Correction: Attorney General's Office Reviewing City Commissioner's Eligibility
CORRECTION: An earlier version of this story contained erroneous information that suggested that citzen-voters of Covington could trigger a review of a city official's eligibility by contacing the Kentucky Attorney General's Office. That report was inaccurate and The River City News regrets the error.
For an update to this story, click here.
The Attorney General of Kentucky won't act on the possible removal from office of Covington City Commissioner Michelle Williams without formal complaints from citizen voters, The River City News has learned.
A letter was sent from Frankfort to Covington informing local officials that any review of Williams' past criminal record, and whether it precludes her from holding office, would only be instigated at the request of such citizen-voters and not anyone else.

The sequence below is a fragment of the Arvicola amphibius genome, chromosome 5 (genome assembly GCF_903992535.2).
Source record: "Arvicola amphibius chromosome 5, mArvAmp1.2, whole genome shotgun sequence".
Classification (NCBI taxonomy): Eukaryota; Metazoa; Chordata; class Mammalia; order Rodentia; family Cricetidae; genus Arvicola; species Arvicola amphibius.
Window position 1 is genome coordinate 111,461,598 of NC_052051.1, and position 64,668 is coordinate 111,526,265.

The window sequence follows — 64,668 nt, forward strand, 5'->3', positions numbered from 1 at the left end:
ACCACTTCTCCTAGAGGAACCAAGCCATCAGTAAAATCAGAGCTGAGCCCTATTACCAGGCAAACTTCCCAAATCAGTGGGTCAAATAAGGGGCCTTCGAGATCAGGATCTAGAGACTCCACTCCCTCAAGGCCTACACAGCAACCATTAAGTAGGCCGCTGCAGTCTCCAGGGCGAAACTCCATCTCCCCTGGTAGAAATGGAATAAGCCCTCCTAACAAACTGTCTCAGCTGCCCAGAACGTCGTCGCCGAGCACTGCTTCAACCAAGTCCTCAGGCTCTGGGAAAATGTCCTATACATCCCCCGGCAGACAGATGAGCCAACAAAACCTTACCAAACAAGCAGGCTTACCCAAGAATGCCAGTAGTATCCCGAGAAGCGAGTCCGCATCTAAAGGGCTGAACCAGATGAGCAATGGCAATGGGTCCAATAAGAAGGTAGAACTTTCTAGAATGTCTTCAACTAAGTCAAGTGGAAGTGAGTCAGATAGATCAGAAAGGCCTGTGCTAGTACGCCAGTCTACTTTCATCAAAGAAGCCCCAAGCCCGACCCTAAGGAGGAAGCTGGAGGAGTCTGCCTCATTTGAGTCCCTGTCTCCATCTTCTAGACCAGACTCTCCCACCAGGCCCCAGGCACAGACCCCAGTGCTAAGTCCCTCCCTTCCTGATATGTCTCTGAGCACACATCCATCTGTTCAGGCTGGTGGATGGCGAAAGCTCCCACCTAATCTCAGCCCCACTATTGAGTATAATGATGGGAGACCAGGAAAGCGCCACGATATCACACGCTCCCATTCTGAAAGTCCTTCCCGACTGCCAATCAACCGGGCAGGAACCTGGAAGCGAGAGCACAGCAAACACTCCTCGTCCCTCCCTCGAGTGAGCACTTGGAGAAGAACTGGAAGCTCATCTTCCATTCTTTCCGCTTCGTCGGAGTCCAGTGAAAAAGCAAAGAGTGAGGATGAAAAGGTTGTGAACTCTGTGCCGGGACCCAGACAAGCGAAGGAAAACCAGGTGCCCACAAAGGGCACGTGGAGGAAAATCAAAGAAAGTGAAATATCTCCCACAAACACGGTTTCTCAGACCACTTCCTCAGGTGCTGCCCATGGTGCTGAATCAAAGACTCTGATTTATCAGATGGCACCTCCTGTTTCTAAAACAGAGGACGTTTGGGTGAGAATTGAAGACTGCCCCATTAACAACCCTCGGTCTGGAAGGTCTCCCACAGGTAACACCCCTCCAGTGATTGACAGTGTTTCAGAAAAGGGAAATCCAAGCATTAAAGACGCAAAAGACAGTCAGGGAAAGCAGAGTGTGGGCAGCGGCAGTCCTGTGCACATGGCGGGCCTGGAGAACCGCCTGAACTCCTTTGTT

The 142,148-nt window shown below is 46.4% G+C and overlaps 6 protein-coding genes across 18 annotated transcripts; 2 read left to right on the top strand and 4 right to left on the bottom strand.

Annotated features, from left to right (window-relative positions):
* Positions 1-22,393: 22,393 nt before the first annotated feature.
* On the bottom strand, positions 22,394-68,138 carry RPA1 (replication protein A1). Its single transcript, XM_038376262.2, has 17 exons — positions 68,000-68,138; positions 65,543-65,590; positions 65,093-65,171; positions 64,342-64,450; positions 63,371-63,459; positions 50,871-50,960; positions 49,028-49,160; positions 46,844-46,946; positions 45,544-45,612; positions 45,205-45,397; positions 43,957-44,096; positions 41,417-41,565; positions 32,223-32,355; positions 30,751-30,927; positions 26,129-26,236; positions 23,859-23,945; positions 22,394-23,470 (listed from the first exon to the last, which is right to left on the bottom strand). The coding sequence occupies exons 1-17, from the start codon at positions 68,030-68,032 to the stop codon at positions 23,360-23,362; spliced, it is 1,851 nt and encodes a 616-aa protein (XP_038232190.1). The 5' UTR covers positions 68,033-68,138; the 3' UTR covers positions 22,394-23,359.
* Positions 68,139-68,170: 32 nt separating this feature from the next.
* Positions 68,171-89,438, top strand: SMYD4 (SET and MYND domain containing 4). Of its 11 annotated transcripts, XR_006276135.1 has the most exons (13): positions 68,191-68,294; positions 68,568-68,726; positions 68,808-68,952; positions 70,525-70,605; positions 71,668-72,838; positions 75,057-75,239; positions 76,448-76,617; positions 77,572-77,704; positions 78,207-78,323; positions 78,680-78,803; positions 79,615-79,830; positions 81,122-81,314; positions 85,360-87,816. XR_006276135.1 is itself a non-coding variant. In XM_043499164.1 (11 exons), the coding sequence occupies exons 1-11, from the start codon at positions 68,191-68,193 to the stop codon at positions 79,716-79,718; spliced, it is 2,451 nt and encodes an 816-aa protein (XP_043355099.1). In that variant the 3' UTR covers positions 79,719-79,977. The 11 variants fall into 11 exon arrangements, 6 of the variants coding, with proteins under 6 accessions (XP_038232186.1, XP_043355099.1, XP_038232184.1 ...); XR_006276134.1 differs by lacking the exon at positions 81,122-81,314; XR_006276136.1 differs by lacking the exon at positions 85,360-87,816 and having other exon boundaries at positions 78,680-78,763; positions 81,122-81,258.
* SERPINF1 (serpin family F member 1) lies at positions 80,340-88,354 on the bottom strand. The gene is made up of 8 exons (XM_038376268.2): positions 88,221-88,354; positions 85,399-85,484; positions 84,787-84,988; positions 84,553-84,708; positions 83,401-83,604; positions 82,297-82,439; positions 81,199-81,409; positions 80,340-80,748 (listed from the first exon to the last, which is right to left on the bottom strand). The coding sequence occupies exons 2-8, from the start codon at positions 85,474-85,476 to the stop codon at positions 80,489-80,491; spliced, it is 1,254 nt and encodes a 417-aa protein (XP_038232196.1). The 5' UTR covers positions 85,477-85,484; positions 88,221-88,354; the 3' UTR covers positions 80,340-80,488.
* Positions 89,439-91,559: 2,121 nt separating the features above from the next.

This story will be updated as soon as more information is gained from local officials and the Office of the Attorney General.
Attorney General Jack Conway's office confirmed to The River City News last week that it was looking into Williams' criminal past and whether any of her convictions (including theft and drug charges as well as a military court martial) amount to the "high misdemeanors" that disallow people from serving in public office, per the Constitution of the Commonwealth of Kentucky.
Kenton County Attorney Garry Edmondson drafted an opinion on the matter the week prior, arguing that Williams' seat should be vacated immediately. While he was acting as counsel to the Kenton County Board of Elections, the Attorney General's office said last week that Edmondson does not have authority or influence in this particular matter.
This story will be updated.
Written by Michael Monks, editor & publisher of The River City News
Photo: Michelle Williams